I don’t think so. Here’s why.
Eskrima is, what it is–and that is a weapons fighting art. We do what we do, and we don’t do all that other stuff. I believe that someone who tries to learn everything else, aka the “Perpetual Student”, is on a never-ending, foolish endeavor. Don’t get me wrong; I’m all for learning new things. I enjoy reading, I like to learn foreign languages, I exchange with many martial artists, and sometimes I even learn their styles. But I am a Kuntaw/Eskrima/Jow Ga man, and I will never be anything more than that. I “know” (by most of you folks’ definition) more than 12 styles, but I would be a fool to call myself an expert in all of them. Most importantly, it would be dishonest and irresponsible for me to teach those styles. Someone who joined my school because I’ve done a little Aikido would be very disappointed at the limited knowledge I have in the system, and I have studied more Aikido than many of you who teach it as an add-on from some seminars you attended at the camps and gatherings. The martial arts teacher must be a leader in the art he is teaching. Do it right or don’t do it at all. If he has only scraped the surface of the art, he has no darn business teaching it, regardless of who signed the certificate.
Back to the subject, Arnis/Eskrima are weapon-based arts. Do we dabble into empty hand skills? Sure we do. Do we do it well enough to offer a replacement curriculum for Karate/Kung Fu/Muay Thai/Jujitsu/etc.? I don’t care what your Guro told you–if you didn’t come up in some other system, you’re fooling yourself. We’ve already battled and challenged and accepted challenges for my opinions on “Empty Handed FMA” so let’s not get into that one again… Now if you’ve trained in Kyukushinkai for 10 years and you decided to teach that curriculum alongside your Eskrima, more power to you. But to drop your stick and start playing pattycake with your guys and telling them this stuff is going to help you defeat a boxer, that’s just plain old wrong.
I believe that there is a better use of your time… If you have no desire to join at the ground floor of some qualified teacher’s empty hand curriculum and dedicate 5 – 10 years of study and development… And that is to focus on making your weapons art an unbeatable weapons art. One that a jujitsu man wouldn’t want to mess with. One that a Kendo expert would fall victim to. One that one of these prison-based knifers would become walking hamburger meat if they encountered you. Trust me, using a weapon is so much harder than knowing some drills and “what-if” scenarios performed on-cue. Weapons fighting is serious business. It is the ultimate of fighting skills–we specialize in the terrible event where you may die or have to make the decision to take someone’s life. There is no “kicking someone’s ass” with a knife, this is a win all or lose all skill. Ditto that for serious stickfighting. The Filipino art, if you’re doing it right, is for those who are preparing for combat against a man (or men) who are looking to permanently injure or kill you, to take your wife as his hostage or sex-slave, to invade your home and take everything you’ve worked and lived for, to instill nightmares in your children’s lives for the rest of their lives. And you want to waste time learning some tricks at a weekend camp? Really?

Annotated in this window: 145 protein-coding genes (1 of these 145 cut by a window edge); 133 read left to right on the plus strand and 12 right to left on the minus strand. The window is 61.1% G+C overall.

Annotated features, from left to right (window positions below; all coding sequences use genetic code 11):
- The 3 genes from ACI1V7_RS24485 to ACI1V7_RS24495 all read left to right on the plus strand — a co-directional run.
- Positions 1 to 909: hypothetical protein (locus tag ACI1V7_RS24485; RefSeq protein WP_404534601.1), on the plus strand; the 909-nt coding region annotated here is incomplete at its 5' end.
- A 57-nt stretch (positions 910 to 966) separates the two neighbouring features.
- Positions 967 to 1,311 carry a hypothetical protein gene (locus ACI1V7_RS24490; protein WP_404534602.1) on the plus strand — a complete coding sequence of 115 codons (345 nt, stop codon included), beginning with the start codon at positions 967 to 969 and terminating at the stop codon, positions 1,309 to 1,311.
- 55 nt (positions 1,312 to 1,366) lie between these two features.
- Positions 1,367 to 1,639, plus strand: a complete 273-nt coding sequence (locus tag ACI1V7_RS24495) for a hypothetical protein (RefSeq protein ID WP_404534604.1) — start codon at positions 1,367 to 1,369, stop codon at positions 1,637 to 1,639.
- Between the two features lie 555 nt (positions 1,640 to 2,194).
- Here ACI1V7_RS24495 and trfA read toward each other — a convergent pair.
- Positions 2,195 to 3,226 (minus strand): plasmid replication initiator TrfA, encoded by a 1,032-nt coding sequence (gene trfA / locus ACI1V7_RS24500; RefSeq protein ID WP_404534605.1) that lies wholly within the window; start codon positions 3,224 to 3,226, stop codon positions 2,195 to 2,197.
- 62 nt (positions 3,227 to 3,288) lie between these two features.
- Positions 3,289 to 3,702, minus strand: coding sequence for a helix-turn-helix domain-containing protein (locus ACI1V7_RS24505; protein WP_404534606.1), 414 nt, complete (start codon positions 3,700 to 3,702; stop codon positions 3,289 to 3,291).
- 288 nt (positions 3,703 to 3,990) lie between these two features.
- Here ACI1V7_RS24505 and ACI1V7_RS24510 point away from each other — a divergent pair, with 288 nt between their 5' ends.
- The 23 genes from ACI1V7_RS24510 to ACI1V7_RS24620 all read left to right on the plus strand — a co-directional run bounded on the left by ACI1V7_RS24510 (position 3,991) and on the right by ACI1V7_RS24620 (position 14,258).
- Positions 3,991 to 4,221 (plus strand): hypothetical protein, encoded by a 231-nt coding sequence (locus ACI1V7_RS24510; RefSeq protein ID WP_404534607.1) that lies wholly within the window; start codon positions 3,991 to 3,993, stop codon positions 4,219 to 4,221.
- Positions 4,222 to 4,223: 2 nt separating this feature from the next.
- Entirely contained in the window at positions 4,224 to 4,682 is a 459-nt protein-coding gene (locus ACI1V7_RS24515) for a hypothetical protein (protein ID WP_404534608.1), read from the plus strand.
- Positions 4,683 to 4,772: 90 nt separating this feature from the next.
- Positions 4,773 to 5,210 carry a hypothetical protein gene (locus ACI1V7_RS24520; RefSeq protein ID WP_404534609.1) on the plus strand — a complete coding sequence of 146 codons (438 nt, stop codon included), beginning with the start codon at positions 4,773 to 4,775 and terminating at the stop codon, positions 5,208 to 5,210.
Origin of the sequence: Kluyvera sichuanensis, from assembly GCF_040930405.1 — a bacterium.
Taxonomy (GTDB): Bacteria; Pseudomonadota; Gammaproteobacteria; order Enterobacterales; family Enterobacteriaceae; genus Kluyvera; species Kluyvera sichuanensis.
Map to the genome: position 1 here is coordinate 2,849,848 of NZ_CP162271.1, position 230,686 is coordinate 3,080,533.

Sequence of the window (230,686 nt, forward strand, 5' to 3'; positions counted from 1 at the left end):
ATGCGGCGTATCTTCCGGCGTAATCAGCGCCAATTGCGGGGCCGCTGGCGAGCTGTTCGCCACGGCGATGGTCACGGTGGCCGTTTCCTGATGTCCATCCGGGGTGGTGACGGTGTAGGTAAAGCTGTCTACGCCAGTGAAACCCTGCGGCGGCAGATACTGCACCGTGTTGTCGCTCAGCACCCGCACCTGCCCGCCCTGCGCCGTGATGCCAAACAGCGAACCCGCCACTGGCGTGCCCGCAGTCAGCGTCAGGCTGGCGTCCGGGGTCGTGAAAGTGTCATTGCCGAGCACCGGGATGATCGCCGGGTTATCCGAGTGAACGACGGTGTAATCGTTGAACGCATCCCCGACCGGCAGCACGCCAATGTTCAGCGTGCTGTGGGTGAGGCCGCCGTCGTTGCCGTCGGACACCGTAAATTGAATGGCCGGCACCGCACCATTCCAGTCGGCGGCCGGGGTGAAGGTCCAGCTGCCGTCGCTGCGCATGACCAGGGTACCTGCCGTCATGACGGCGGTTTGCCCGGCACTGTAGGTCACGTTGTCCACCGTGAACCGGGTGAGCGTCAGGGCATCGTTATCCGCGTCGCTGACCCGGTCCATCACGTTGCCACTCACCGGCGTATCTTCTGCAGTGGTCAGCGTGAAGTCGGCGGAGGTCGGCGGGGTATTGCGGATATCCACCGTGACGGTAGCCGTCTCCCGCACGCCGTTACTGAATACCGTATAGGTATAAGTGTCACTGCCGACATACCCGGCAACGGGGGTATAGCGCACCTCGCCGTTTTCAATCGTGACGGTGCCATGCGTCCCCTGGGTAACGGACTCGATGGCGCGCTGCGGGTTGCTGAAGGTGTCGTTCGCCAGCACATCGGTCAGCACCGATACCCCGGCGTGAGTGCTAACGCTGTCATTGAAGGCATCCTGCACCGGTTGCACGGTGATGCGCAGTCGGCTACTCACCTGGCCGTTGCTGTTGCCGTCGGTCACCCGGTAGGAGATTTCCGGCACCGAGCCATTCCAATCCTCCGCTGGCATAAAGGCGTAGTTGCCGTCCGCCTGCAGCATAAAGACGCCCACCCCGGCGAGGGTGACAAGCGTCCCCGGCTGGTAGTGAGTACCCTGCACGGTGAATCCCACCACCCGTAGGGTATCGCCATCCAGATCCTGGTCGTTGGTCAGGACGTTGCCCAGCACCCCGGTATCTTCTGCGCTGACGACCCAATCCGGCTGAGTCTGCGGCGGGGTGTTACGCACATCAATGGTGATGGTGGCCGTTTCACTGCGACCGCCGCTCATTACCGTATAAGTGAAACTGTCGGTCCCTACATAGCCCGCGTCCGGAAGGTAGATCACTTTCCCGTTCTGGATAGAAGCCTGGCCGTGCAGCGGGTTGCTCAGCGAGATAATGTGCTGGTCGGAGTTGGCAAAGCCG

Understand that sport Eskrima is a good test of your reflexes, stamina and speed. But there is a higher level in this art which happens to be the purpose these arts exist. We have engaged in the game of “Oh-I-know-how-to-do-that-too” and like a cordless mic, you’ve wandered so far from the source, you emit a weaker frequency. In other words, your Eskrima, if you get away from it’s original philosophy and purpose is no longer “Eskrima”. Just like that Wing Chun you’re trying to pass off as Sinawali-without-a-stick.
Let the guys with weak foundation in the art keep adding to what they know by supplementing with crash, one-day courses. If you truly want to elevate your Filipino FMA, you will deal in the business of killing and keep yourself and family from getting killed. Be a trauma doctor with that stick: Have the ability to choose to take a life or not take a life. This is not a skill you can learn, but one you develop after you have learned. If you spend all your time trying to learn and add more “stuff” to what you do, you’ll never develop that ability.
Finally, like I said, there is nothing wrong with learning empty hand arts to expertise. If you want to do it, do the arts and your student justice by properly learning it–not trying to find some short cut and then pass it off as mastery or expertise. Learn it, develop it, and live it. Then teach it. There is no shame in saying you are a weapons expert, and if they want to fight empty handed you can refer them to someone. You don’t see Baseball players feeling incomplete because they can’t dunk a ball…
Just some thoughts. Thanks for visiting my blog.